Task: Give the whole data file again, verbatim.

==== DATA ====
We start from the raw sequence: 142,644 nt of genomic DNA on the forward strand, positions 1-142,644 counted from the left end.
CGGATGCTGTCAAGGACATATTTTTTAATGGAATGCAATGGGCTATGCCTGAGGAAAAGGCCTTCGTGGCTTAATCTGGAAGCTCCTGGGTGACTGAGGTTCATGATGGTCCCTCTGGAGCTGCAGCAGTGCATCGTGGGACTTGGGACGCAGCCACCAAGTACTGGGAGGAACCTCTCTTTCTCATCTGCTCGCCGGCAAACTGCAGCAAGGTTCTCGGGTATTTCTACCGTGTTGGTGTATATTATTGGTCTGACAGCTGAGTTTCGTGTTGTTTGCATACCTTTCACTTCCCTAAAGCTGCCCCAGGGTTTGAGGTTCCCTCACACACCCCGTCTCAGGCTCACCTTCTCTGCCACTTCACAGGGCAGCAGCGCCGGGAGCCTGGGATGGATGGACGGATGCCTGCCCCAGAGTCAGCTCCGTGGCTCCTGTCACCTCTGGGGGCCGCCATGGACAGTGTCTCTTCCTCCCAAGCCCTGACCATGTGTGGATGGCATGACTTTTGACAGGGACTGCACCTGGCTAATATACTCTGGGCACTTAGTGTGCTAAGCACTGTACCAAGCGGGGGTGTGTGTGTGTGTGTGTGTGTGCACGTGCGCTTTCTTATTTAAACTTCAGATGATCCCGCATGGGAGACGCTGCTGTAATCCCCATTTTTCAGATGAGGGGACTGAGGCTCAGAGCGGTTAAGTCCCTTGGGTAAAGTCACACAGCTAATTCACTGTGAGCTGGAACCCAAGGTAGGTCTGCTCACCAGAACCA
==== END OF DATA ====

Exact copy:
We start from the raw sequence: 142,644 nt of genomic DNA on the forward strand, positions 1-142,644 counted from the left end.
CGGATGCTGTCAAGGACATATTTTTTAATGGAATGCAATGGGCTATGCCTGAGGAAAAGGCCTTCGTGGCTTAATCTGGAAGCTCCTGGGTGACTGAGGTTCATGATGGTCCCTCTGGAGCTGCAGCAGTGCATCGTGGGACTTGGGACGCAGCCACCAAGTACTGGGAGGAACCTCTCTTTCTCATCTGCTCGCCGGCAAACTGCAGCAAGGTTCTCGGGTATTTCTACCGTGTTGGTGTATATTATTGGTCTGACAGCTGAGTTTCGTGTTGTTTGCATACCTTTCACTTCCCTAAAGCTGCCCCAGGGTTTGAGGTTCCCTCACACACCCCGTCTCAGGCTCACCTTCTCTGCCACTTCACAGGGCAGCAGCGCCGGGAGCCTGGGATGGATGGACGGATGCCTGCCCCAGAGTCAGCTCCGTGGCTCCTGTCACCTCTGGGGGCCGCCATGGACAGTGTCTCTTCCTCCCAAGCCCTGACCATGTGTGGATGGCATGACTTTTGACAGGGACTGCACCTGGCTAATATACTCTGGGCACTTAGTGTGCTAAGCACTGTACCAAGCGGGGGTGTGTGTGTGTGTGTGTGTGTGCACGTGCGCTTTCTTATTTAAACTTCAGATGATCCCGCATGGGAGACGCTGCTGTAATCCCCATTTTTCAGATGAGGGGACTGAGGCTCAGAGCGGTTAAGTCCCTTGGGTAAAGTCACACAGCTAATTCACTGTGAGCTGGAACCCAAGGTAGGTCTGCTCACCAGAACCA